Government summons telecoms chiefs to broadband summit
Britain’s leading telecoms executives and competitiveness minister, Stephen Timms, are meeting today to find ways to prevent Britain’s slide down the world broadband league.
Timms will meet with executives from BT, Virgin Media, Sky and the regulator Ofcom, among others, to discuss ways of speeding up the broadband network.
The government is concerned that British industry could suffer if broadband speeds don’t improve in line with the rest of the world. “We need to be discussing how we can put this new network into place, because delay could be a barrier to the future success of our economy,” Timms tells the BBC.
In September, Timms raised the possiblity of the government part-funding fibre-to-the-home, in a bid to boost speeds over the “last mile”. The UK has fallen behind many other European countries in regard to fibre-to-the-home (FTTH, but BT has repeatedly stated that it can’t make the business case for laying fibre across the nation by itself.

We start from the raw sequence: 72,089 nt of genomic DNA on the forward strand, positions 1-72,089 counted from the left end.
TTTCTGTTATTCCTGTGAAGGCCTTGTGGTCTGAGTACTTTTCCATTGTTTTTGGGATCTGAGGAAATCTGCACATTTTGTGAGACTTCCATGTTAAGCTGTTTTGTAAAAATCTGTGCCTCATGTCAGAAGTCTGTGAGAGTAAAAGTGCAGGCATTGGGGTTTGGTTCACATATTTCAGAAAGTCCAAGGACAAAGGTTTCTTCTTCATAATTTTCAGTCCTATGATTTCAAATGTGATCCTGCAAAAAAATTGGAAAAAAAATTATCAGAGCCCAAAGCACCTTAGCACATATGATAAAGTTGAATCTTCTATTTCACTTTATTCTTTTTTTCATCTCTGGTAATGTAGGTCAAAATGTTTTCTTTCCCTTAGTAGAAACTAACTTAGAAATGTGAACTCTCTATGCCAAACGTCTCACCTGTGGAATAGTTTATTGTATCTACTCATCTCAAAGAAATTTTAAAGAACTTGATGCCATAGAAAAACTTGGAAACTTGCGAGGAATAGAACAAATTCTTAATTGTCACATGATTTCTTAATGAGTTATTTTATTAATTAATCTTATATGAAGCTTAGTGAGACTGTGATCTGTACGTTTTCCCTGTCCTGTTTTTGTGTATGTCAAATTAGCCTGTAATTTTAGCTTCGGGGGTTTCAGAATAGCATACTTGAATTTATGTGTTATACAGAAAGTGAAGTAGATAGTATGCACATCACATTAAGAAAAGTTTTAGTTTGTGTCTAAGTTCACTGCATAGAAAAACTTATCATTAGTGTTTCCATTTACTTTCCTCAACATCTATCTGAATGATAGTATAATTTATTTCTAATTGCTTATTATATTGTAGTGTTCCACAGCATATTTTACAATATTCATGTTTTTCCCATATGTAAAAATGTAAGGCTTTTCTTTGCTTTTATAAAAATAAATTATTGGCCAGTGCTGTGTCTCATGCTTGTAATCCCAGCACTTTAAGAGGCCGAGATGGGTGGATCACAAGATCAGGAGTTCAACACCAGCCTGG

Ofcom is currently leading a consultation on next-generation networks, although it has a rather rose-tinted view of Britain’s broadband infrastructure. In the consultation paper, the regulator stated that the UK’s average broadband speed was 4.6Mb/sec – an average figure of the theoretical maximum speeds, and not the real average of connection speeds, which surveys repeatedly show is between 2-3Mb/sec.
A report released earlier this year claimed Britain had one of the slowest broadband speeds in Europe, sitting below nations such as Slovakia, Poland and Holland.
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